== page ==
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Good Morning Nanty Glo!
     Friday, October 24 2003 

Jon Kennedy, webmaster


The flap over Lt. General William Boykin's use of the war on terrorism and some of his observations as a miliatry leader as metaphors for the spiritual warfare Christians can count on undergoing if they want to grow toward spiritual maturity brings to front-center the subject of misunderstanding. We've probably all been in meetings where someone says something and another member of the group completely misses the point of what is said, then strenuously begins to counter a point that hasn't even been brought up for discussion. When we see it happen we cringe, we want to straighen everyone up, but usually such misunderstandings have so much momentum that by the time we get our two cents in, the whole group has been run off on more than one "rabbit trail," or off on discourses that go nowhere. By the time we do get our turn to speak, we can usually depend on being misunderstood as much as the original speaker.

On the Boykin controversy, many news media on Wednesday ran headlines like this: President Bush distances himself from General's anti-Islam statements. I've read all the quotations I could find on the General's alleged anti-Islamic sentiments and saw nothing that was aimed at Islam in general. The quotations I saw were focused on terrorists, extremists, people using a cover of Islamic religion without resembling examples of a religion of peace, which Americans of good will agree characterizes the true Islam. Therefore, so far as I've been able to discern, the General has not even uttered any anti-Islam statements. But even more aggravating, read the story under the headline just cited, and see if you find anything that proves that the President distanced himself from Boykin or Boykin's statements, though he may have disavowed sentiments wrongly attributed to Boykin which the general himself has repudiated. As I read the reports, he told reporters accompanying him on Air Force One that he assured Muslim moderates in the Pacific Island nation of Bali that the claim that the war on terrorism is a war between Christianity and Islam is not his position or the position of the American government.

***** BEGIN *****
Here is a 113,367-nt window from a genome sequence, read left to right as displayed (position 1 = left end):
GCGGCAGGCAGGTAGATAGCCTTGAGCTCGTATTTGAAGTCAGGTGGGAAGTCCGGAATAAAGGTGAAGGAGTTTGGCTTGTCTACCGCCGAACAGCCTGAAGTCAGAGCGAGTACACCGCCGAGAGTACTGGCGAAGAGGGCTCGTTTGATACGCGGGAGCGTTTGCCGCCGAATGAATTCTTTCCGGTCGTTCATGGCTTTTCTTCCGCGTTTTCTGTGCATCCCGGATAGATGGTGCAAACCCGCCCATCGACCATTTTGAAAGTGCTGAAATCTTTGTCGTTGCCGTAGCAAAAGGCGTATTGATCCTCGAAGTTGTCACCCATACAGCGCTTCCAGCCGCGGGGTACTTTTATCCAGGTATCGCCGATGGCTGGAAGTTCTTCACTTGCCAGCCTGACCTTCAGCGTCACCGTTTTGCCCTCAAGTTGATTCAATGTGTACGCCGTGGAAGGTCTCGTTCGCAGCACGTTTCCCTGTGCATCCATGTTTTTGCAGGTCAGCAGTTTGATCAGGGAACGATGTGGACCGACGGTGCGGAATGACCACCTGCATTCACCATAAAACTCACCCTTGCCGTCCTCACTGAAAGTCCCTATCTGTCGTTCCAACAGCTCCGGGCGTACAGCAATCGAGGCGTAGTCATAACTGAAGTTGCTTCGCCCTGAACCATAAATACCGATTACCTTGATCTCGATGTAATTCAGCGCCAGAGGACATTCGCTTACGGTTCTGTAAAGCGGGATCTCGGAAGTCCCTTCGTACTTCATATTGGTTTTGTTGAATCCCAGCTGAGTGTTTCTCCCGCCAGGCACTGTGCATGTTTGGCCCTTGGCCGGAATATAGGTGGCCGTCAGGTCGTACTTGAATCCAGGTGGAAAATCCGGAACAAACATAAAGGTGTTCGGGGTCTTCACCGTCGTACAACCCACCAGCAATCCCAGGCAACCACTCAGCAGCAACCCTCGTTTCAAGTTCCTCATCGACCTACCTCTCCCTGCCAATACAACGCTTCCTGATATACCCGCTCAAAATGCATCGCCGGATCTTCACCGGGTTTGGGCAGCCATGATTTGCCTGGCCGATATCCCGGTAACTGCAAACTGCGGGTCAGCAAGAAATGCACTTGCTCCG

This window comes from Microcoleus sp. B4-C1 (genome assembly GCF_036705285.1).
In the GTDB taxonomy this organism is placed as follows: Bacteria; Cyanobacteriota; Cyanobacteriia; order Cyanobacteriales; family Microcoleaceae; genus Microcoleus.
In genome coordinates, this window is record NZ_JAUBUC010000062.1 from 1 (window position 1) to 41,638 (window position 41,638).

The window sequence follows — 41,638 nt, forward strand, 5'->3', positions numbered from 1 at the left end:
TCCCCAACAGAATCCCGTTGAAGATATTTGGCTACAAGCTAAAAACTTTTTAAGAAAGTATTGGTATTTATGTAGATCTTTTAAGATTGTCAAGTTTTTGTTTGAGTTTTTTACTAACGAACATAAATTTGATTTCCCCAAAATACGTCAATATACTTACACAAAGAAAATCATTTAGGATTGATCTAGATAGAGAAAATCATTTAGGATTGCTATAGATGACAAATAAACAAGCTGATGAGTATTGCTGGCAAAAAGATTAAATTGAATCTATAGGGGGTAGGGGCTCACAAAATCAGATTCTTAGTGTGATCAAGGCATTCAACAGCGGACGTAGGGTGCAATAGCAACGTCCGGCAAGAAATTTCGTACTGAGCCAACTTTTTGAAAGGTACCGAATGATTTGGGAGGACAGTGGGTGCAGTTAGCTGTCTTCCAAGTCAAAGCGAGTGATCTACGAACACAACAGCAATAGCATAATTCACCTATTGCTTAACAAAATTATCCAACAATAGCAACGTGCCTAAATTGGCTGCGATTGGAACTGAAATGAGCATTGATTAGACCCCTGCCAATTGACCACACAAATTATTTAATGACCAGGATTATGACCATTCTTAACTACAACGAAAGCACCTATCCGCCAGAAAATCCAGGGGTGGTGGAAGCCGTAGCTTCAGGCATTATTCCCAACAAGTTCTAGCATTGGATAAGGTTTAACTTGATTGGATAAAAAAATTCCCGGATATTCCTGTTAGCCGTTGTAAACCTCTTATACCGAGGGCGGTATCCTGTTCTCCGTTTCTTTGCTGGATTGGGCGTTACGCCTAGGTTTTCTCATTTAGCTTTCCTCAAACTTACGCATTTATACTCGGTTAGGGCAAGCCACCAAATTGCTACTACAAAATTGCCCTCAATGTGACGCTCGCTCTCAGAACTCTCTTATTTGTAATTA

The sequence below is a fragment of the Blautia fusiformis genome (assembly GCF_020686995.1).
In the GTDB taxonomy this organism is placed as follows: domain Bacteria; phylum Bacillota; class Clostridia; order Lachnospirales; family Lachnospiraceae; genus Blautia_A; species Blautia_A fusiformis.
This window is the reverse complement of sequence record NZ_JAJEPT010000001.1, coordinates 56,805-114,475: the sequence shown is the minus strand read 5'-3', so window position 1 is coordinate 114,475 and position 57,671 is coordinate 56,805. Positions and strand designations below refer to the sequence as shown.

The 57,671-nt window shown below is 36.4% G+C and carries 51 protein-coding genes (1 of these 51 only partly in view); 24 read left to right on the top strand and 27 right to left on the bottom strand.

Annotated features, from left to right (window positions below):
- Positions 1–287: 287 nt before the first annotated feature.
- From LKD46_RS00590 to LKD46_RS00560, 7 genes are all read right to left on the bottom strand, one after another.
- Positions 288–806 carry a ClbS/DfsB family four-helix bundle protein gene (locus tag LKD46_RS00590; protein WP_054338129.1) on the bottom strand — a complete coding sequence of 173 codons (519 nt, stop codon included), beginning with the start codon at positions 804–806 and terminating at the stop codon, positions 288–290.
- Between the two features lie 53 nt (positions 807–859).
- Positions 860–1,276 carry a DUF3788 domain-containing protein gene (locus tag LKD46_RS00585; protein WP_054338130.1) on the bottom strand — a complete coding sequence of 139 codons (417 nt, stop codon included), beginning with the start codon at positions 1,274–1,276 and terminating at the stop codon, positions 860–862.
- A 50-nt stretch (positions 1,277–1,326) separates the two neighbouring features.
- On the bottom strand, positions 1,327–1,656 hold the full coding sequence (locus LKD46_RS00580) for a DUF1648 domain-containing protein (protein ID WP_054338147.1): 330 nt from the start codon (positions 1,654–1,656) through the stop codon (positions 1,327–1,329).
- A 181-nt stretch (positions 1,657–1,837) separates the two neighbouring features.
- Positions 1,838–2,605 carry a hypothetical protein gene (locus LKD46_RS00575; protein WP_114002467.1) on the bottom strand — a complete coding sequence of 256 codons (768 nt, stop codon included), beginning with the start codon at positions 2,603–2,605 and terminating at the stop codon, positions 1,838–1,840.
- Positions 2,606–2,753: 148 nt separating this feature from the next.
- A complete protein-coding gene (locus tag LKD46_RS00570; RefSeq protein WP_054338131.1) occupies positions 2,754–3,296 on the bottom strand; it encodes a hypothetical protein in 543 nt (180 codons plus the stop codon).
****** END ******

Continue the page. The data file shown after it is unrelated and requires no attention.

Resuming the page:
Well, duh. This has been reiterated so many times since 9/11 that you'd think the reporters would have gotten the point. But it has also been reiterated by General Boykin himself repeatedly since the media have started misquoting ("misunderstanding") him, yet even as they slip that fact into their coverage, the reporters and editors panting for hot news manage to ignore it. Either they ignore it or they don't believe General Boykin's own testimony. Or, perhaps most reprehensibly, they intentionally are using falsehoods to embarass our government and discredit a general who is an evangelical Christian. I don't doubt that many from the New York Times on down the media ladder do this, at the expense of the truth, every chance they get.

On Thursday there appeared another less inflammatory, less political, example of a seemingly misunderstood "fact" being widely reported under the headline: "Boy on set of 'Christ' hit by lightning," a story attributed to the Associated Press, appearing in the Orlando Sentinel, the Miami Herald, and other media. As you read the story, you find there was no "boy" involved at all, but that a man who had been hit by lightning on several movie sets was being referred to by his coworkers as "lightning boy" in a playful nickname. (To their credit, several of these publications later discovered the discrepancy and changed their online headlines to say "Man.")

Most upsetting to me and on the same point this week has been much of the reporting about the partial-birth abortion bill passed by Congress and sent to President Bush. Many media stumbled all over themselves to describe the procedure as anything but a partial-birth abortion. But the procedure always involves the following steps:

  • Guided by ultrasound, the abortionist grabs the [live] baby's leg with forceps.
  • The baby's leg is pulled out into the birth canal.
  • The abortionist delivers the baby's entire body, except for the head.
  • The abortionist jams scissors into the baby's skull. The scissors are then opened to enlarge the hole.
  • The scissors are removed and a suction catheter is inserted.
  • The child's brains are sucked out, causing the skull to collapse.
  • The [now-]dead baby is then removed.

To me, characterizing this procedure with any euphemism less graphic than "partial- birth abortion" surpasses "unethical."

Webmaster Jon Kennedy

Fun facts (or "facts," so it says, but take with a grain)

If you keep a goldfish in a dark room, it will eventually turn white.

—Sent by Trudy Myers 

Thought for today



— Sent by Alice Prewett 

Top daily news stories linked from our sister webpage
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